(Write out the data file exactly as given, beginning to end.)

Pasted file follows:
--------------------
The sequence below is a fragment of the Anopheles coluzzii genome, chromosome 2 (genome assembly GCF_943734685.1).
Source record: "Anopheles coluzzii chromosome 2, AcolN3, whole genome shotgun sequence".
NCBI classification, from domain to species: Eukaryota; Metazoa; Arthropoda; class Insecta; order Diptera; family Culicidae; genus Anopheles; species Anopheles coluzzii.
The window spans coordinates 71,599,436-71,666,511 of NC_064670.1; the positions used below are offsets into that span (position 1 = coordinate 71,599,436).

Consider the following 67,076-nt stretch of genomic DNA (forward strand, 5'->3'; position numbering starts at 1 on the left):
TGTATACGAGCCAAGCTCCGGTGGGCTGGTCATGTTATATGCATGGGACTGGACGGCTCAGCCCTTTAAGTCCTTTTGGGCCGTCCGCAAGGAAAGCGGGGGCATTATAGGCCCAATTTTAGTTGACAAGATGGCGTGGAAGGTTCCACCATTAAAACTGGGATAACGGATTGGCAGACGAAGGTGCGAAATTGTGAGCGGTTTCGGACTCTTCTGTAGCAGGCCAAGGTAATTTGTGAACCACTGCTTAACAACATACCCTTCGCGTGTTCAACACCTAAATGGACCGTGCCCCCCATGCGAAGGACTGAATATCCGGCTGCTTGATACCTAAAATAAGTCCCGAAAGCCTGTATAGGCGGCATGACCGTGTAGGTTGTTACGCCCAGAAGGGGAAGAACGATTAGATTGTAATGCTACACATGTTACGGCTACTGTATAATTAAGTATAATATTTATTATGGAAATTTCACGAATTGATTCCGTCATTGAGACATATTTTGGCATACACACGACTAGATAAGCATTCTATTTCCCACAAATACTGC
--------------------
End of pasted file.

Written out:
The sequence below is a fragment of the Anopheles coluzzii genome, chromosome 2 (genome assembly GCF_943734685.1).
Source record: "Anopheles coluzzii chromosome 2, AcolN3, whole genome shotgun sequence".
NCBI classification, from domain to species: Eukaryota; Metazoa; Arthropoda; class Insecta; order Diptera; family Culicidae; genus Anopheles; species Anopheles coluzzii.
The window spans coordinates 71,599,436-71,666,511 of NC_064670.1; the positions used below are offsets into that span (position 1 = coordinate 71,599,436).

Consider the following 67,076-nt stretch of genomic DNA (forward strand, 5'->3'; position numbering starts at 1 on the left):
TGTATACGAGCCAAGCTCCGGTGGGCTGGTCATGTTATATGCATGGGACTGGACGGCTCAGCCCTTTAAGTCCTTTTGGGCCGTCCGCAAGGAAAGCGGGGGCATTATAGGCCCAATTTTAGTTGACAAGATGGCGTGGAAGGTTCCACCATTAAAACTGGGATAACGGATTGGCAGACGAAGGTGCGAAATTGTGAGCGGTTTCGGACTCTTCTGTAGCAGGCCAAGGTAATTTGTGAACCACTGCTTAACAACATACCCTTCGCGTGTTCAACACCTAAATGGACCGTGCCCCCCATGCGAAGGACTGAATATCCGGCTGCTTGATACCTAAAATAAGTCCCGAAAGCCTGTATAGGCGGCATGACCGTGTAGGTTGTTACGCCCAGAAGGGGAAGAACGATTAGATTGTAATGCTACACATGTTACGGCTACTGTATAATTAAGTATAATATTTATTATGGAAATTTCACGAATTGATTCCGTCATTGAGACATATTTTGGCATACACACGACTAGATAAGCATTCTATTTCCCACAAATACTGC